On Nigeria’s music audience and the dearth of creative criticism
“And the Nigerian audience can be very forgiving. Not the industry o, the audience. And when I say the industry, I’m joining everybody on social media (laughs). But just the people that are like I go to a bar with my friend and I’m just watching the TV or someone played me a video,” he said.
“They’re very understanding if you get the core, if you get the sentiment, if you get the feeling across. If they feel it? All the techie and those other things..naah. But does it say something to me? The rest of the industry, both people in the industry and social media people, there’s lots of politics.
“Everybody wants their voice to be heard. People have become increasingly powerful in swaying perception. And that, I advocated for a very long time. But be careful what you wish for. Because I advocated for critiques. For there to be real critics. But the thing is that there are no real critics.”
Ditching soccer for cinematography after field misfire
“When I was younger, I wanted to be an engineer and she started getting me things, for me to be an engineer, and then I changed my mind. I was 7, 8, 9 at the time and I said I wanted to play soccer. Then she(mother) took me to meet Segun Odegbami and I joined the Pepsi Football Academy,” Peters said.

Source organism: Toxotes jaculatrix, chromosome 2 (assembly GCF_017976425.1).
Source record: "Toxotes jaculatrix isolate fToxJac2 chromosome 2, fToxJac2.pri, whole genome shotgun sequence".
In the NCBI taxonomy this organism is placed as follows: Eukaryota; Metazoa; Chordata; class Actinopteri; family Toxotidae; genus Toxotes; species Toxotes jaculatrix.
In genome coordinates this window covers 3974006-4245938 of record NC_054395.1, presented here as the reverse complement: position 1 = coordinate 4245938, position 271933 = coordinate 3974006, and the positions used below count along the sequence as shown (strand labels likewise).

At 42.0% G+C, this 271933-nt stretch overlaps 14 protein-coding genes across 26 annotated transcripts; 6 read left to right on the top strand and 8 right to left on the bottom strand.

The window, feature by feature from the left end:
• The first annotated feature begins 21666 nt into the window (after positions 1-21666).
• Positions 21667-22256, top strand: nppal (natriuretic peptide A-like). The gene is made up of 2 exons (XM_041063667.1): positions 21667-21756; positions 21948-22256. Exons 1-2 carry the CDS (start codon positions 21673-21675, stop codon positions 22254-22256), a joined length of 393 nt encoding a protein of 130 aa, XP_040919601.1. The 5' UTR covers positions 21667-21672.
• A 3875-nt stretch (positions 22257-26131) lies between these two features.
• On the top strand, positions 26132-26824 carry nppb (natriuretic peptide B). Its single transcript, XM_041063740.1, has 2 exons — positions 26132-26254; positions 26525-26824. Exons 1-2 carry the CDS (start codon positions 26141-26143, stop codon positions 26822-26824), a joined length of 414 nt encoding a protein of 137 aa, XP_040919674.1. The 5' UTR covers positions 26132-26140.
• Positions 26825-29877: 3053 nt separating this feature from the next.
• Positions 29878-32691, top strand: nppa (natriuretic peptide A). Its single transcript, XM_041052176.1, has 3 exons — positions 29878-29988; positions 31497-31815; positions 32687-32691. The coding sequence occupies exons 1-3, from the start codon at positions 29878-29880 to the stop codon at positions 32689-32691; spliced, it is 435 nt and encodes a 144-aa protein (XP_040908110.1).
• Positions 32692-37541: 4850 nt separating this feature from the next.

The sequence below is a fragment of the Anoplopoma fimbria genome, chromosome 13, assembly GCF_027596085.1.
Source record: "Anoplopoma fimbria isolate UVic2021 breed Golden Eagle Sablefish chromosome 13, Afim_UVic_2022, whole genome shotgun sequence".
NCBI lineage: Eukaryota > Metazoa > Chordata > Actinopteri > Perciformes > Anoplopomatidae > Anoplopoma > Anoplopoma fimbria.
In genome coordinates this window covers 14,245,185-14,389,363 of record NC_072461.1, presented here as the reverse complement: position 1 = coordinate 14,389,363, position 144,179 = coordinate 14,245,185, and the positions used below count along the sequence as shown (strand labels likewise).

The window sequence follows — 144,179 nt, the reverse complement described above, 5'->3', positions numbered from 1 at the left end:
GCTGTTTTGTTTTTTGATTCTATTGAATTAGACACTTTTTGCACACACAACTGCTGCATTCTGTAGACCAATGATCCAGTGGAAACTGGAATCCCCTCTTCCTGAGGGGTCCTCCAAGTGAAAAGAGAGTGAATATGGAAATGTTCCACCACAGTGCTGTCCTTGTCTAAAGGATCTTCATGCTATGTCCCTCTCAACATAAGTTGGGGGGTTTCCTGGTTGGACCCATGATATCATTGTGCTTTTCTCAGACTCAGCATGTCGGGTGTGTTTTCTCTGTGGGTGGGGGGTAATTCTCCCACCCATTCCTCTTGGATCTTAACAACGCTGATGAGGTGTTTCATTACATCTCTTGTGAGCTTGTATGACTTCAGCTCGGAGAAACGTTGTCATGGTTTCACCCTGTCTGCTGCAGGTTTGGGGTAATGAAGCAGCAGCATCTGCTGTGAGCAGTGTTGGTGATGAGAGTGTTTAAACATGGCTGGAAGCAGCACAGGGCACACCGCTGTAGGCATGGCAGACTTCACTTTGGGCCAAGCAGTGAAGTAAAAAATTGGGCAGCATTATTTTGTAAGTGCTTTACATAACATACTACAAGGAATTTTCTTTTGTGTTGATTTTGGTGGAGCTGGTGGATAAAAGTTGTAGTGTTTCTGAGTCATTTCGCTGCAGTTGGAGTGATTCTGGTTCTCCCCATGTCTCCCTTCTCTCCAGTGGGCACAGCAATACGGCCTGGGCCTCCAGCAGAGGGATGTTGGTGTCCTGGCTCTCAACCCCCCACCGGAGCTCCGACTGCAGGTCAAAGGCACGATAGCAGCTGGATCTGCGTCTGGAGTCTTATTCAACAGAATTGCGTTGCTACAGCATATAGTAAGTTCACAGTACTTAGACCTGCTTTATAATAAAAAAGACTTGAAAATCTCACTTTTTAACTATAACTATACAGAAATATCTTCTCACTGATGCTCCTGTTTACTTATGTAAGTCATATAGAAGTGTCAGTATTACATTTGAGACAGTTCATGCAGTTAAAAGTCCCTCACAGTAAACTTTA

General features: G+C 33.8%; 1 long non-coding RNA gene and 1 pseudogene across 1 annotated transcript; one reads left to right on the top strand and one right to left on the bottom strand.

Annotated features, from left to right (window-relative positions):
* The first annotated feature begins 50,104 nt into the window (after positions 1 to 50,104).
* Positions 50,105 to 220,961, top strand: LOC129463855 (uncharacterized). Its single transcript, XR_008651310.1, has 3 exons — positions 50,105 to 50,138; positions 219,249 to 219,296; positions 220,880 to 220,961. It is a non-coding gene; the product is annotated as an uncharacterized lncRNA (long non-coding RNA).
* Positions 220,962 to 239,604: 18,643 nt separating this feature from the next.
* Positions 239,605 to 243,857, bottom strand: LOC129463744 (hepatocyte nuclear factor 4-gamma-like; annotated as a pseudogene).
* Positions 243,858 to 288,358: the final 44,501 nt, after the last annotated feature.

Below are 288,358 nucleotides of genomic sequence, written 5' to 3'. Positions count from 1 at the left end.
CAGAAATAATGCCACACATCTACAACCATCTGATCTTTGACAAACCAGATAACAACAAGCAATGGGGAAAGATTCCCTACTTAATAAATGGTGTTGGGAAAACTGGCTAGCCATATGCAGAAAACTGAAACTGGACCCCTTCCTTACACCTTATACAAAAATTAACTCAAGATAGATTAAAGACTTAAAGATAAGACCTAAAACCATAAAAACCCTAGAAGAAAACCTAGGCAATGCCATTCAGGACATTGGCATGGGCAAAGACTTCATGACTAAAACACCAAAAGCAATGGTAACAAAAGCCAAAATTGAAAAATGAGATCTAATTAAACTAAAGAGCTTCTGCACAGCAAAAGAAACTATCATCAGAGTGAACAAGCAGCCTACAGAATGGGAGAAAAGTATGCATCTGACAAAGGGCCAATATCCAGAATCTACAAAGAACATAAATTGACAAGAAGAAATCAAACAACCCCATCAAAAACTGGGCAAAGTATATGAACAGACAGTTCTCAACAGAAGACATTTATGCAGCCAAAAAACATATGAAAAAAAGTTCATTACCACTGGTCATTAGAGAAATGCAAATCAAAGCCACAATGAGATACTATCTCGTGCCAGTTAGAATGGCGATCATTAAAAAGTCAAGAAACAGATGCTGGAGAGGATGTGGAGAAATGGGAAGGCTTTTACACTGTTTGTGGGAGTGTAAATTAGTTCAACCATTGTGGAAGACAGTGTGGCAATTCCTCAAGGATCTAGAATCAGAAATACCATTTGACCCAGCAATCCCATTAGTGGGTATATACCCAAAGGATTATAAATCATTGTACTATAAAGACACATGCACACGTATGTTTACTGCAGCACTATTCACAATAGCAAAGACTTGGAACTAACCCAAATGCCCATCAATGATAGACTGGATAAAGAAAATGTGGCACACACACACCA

“But within all this, I was still in creative work. Because I’m around it, my mum’s there, we read scripts together. I was also on set, but this is just on a part-time basis. But if you woke me up at any given point in time, I could literally start breaking up characterizations to you and all that.
“I remember I was in school and I said I wanted to become a cinematographer and my teacher said ‘what the fuck am I talking about?’ It just didn’t make any sense to them. I wasn’t even sure I wanted to be that. I just thought it’s one big grammar that made me sound like an engineer.
“One day I was playing on the field and Suspect was on the field. We were on two opposing sides even in the hood. He was in the hood, I was halfway in the hood and the rich side in Allen. So we were playing and anybody that knows Suspect knows that Suspect’s shot used to injure people.
“Suspect’s shot was demonic. Nigga fired shot on my balls, I was out man. Lights out. When I opened my eyes like this, he said ‘don’t move.’ I couldn’t feel my balls. I think the balls ran up under or something. I said ‘oh shit what is the meaning of all this nonsense?
“If I can count more than five people on this pitch who are better than me, I will leave this pitch. I counted eight. I stopped counting at eight. I went home and told my mom I want to do film and music. She said ‘thank God you’ve finally come to your senses. You can only do one, to be focused.”